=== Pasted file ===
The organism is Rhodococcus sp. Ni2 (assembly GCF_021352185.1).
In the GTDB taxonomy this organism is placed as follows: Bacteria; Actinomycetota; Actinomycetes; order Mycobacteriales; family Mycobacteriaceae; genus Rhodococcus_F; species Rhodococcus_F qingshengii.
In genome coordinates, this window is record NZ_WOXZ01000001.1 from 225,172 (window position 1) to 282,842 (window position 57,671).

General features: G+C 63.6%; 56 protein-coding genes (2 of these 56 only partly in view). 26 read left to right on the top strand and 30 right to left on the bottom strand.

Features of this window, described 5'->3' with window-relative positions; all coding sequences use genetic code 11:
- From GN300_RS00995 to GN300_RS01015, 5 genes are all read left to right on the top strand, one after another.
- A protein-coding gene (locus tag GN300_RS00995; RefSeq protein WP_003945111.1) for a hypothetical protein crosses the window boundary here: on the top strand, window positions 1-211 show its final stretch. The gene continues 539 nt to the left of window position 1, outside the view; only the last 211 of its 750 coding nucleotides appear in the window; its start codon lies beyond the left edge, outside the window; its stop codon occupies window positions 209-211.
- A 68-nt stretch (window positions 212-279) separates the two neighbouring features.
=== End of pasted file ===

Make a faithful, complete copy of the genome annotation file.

The organism is Rhodococcus sp. Ni2 (assembly GCF_021352185.1).
In the GTDB taxonomy this organism is placed as follows: Bacteria; Actinomycetota; Actinomycetes; order Mycobacteriales; family Mycobacteriaceae; genus Rhodococcus_F; species Rhodococcus_F qingshengii.
In genome coordinates, this window is record NZ_WOXZ01000001.1 from 225,172 (window position 1) to 282,842 (window position 57,671).

General features: G+C 63.6%; 56 protein-coding genes (2 of these 56 only partly in view). 26 read left to right on the top strand and 30 right to left on the bottom strand.

Features of this window, described 5'->3' with window-relative positions; all coding sequences use genetic code 11:
- From GN300_RS00995 to GN300_RS01015, 5 genes are all read left to right on the top strand, one after another.
- A protein-coding gene (locus tag GN300_RS00995; RefSeq protein WP_003945111.1) for a hypothetical protein crosses the window boundary here: on the top strand, window positions 1-211 show its final stretch. The gene continues 539 nt to the left of window position 1, outside the view; only the last 211 of its 750 coding nucleotides appear in the window; its start codon lies beyond the left edge, outside the window; its stop codon occupies window positions 209-211.
- A 68-nt stretch (window positions 212-279) separates the two neighbouring features.